The Tory propoganda machine has been at it again – hushing up dissent to the, by now, pretty much universally-hated Health and Social Care Bill.
It seems Health Minister Andrew Lansley and his departmental colleagues have been on the blower to members of the Academy of Medical Royal Colleges. One presumes from the outcome that this was to assure them that releasing a statement opposing the Bill in its current form would be bad for their health.
The statement read as follows: “The medical royal colleges and faculties of the academy continue to have significant concerns over a number of aspects of the health bill and are disappointed that more progress has not been made in directly addressing the issues we have raised.
“The academy and medical royal colleges are not able to support the bill as it currently stands.
“Unless the proposals are modified the academy believes the bill may widen rather than lessen health inequalities and that unnecessary competition will undermine the provision of high quality integrated care to patients.”
The provisional plan had been to publish the statement late on Wednesday morning, ahead of Prime Minister’s questions.
But ministers led by Mr Lansley, along with senior officials, telephoned the presidents of the colleges ahead of its release, asking them to reconsider. We’re told the statement could have had a potentially devastating effect on the government’s plans.
Now it lies unused – another example of the methods Mr Lansley uses to stifle opposition to his unreasonable plan to privatise parts of the National Health Service and put taxpayers’ money into private operators’ offshore tax-haven bank accounts (as has been previously proved).
Remember the ‘risk report’ on the potential harm that would be caused to the health service if the Health and Social Care Bill becomes law? No? That’s because Mr Lansley still hasn’t published it, months after he was ordered to do so by the Information Commissioner, Christopher Graham.
The Commissioner found the department twice broke the law by refusing to accede to two separate requests under the Freedom of Information Act to see the assessment. The Department of Health has appealed against these rulings; if the appeal falls, then its officials, and Mr Lansley, are criminals.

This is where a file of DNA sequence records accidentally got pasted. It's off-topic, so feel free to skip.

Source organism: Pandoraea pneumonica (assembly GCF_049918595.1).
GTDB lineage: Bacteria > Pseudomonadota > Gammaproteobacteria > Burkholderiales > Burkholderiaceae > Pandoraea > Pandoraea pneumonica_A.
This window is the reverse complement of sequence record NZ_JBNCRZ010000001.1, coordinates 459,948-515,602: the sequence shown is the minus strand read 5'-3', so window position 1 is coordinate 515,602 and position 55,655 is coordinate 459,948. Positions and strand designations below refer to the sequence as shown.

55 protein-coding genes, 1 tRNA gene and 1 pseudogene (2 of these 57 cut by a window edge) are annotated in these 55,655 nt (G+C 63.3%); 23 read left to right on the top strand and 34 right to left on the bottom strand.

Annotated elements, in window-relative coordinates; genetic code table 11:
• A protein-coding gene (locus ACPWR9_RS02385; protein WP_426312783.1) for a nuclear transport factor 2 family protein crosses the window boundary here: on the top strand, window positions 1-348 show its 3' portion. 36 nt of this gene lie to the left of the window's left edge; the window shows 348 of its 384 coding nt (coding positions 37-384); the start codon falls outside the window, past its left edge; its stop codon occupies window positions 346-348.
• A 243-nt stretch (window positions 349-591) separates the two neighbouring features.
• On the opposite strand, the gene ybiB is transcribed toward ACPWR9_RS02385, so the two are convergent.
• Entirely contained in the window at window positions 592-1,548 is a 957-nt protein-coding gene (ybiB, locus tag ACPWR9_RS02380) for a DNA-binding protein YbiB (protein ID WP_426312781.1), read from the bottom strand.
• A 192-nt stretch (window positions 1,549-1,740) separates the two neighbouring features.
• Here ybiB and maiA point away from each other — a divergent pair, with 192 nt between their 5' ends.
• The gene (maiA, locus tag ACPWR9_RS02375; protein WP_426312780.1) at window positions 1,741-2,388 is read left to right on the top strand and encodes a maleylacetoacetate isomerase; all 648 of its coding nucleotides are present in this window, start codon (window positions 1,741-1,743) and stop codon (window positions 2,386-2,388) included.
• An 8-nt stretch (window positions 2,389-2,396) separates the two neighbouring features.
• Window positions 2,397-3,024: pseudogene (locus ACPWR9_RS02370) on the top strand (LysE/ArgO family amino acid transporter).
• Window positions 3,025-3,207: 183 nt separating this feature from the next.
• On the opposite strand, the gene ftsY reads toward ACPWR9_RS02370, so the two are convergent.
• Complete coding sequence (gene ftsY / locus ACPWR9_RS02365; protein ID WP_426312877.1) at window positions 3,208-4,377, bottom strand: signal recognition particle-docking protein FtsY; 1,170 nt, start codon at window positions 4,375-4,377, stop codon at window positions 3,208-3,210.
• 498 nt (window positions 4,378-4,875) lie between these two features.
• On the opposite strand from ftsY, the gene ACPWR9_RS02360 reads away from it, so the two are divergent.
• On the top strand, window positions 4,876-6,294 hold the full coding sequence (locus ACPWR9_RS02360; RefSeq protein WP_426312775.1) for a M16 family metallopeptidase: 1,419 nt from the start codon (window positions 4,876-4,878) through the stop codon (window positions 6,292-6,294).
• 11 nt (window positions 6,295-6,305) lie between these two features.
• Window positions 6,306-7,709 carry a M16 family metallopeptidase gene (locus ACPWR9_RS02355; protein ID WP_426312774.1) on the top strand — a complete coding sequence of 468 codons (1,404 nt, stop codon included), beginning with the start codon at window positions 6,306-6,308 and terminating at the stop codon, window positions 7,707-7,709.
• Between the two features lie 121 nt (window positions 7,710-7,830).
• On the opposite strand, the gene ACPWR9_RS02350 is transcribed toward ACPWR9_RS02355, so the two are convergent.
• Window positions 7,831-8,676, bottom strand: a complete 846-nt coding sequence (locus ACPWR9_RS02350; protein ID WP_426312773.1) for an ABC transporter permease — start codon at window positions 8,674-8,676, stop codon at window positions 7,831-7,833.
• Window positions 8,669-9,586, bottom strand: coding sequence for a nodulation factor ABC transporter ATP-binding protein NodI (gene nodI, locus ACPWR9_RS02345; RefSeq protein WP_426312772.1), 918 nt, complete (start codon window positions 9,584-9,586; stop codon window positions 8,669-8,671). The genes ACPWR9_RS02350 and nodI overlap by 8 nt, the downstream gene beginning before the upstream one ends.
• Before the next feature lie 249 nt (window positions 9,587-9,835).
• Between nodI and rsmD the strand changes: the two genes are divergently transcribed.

The BBC reported this story yesterday and the ‘comment’ column it provided instantly threw up a series of intriguing tangents.
One person, claiming to be a member of one of the colleges, stated that they voted on Wednesday, at an extraordinary general meeting, to come out in direct opposition to the Bill. The colleges’ leaders, by preventing them from doing so and not accepting that vote, were playing political games, in that person’s opinion.
Another commenter told us a decision against the Bill could still be made. It seems their daughter, a trainee public health consultant, was unable to attend the meeting at which the statement was discussed. She has been informed that her faculty is balloting all its members by post, according to its constitution and, if this is true, the results of the vote will not be known for another fortnight.
A third stated that the royal colleges had been intending to speak up to protect patients, from a position of specialist knowledge and understanding, but had been swayed from protecting patients and the NHS to protecting the government after Mr Lansley and/or his colleagues contacted them.
Back we go to the famous comment by Albert Einstein: “The world is a dangerous place, not because of those who do evil, but because of those who look on and do nothing.”
Like many others, I think the public needs to know what was said in those last-minute phone calls.
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